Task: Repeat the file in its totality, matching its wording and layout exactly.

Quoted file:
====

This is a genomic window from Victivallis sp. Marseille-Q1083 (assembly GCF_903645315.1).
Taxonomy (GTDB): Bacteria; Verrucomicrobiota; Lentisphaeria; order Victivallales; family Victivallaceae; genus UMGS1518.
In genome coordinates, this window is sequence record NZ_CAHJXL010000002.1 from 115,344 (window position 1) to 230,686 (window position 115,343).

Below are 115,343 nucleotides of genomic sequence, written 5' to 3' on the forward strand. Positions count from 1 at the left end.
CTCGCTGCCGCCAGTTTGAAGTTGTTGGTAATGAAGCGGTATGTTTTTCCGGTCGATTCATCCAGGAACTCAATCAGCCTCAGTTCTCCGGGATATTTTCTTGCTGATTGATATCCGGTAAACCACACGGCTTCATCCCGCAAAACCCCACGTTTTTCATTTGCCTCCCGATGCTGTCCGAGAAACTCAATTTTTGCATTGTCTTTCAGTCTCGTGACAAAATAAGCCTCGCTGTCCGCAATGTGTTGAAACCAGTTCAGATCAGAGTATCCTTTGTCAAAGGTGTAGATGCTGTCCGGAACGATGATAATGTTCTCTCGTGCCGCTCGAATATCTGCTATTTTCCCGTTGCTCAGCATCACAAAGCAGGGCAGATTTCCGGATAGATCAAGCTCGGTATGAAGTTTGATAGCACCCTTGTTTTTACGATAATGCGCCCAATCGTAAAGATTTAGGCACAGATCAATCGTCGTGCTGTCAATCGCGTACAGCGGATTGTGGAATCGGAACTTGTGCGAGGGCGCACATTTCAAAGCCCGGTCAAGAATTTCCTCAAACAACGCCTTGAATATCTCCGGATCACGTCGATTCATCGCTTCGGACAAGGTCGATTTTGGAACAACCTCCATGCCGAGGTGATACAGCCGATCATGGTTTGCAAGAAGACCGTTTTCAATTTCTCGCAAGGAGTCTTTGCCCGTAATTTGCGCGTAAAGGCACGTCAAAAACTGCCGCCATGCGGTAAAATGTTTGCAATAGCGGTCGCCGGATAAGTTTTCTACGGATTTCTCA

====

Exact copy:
This is a genomic window from Victivallis sp. Marseille-Q1083 (assembly GCF_903645315.1).
Taxonomy (GTDB): Bacteria; Verrucomicrobiota; Lentisphaeria; order Victivallales; family Victivallaceae; genus UMGS1518.
In genome coordinates, this window is sequence record NZ_CAHJXL010000002.1 from 115,344 (window position 1) to 230,686 (window position 115,343).

Below are 115,343 nucleotides of genomic sequence, written 5' to 3' on the forward strand. Positions count from 1 at the left end.
CTCGCTGCCGCCAGTTTGAAGTTGTTGGTAATGAAGCGGTATGTTTTTCCGGTCGATTCATCCAGGAACTCAATCAGCCTCAGTTCTCCGGGATATTTTCTTGCTGATTGATATCCGGTAAACCACACGGCTTCATCCCGCAAAACCCCACGTTTTTCATTTGCCTCCCGATGCTGTCCGAGAAACTCAATTTTTGCATTGTCTTTCAGTCTCGTGACAAAATAAGCCTCGCTGTCCGCAATGTGTTGAAACCAGTTCAGATCAGAGTATCCTTTGTCAAAGGTGTAGATGCTGTCCGGAACGATGATAATGTTCTCTCGTGCCGCTCGAATATCTGCTATTTTCCCGTTGCTCAGCATCACAAAGCAGGGCAGATTTCCGGATAGATCAAGCTCGGTATGAAGTTTGATAGCACCCTTGTTTTTACGATAATGCGCCCAATCGTAAAGATTTAGGCACAGATCAATCGTCGTGCTGTCAATCGCGTACAGCGGATTGTGGAATCGGAACTTGTGCGAGGGCGCACATTTCAAAGCCCGGTCAAGAATTTCCTCAAACAACGCCTTGAATATCTCCGGATCACGTCGATTCATCGCTTCGGACAAGGTCGATTTTGGAACAACCTCCATGCCGAGGTGATACAGCCGATCATGGTTTGCAAGAAGACCGTTTTCAATTTCTCGCAAGGAGTCTTTGCCCGTAATTTGCGCGTAAAGGCACGTCAAAAACTGCCGCCATGCGGTAAAATGTTTGCAATAGCGGTCGCCGGATAAGTTTTCTACGGATTTCTCA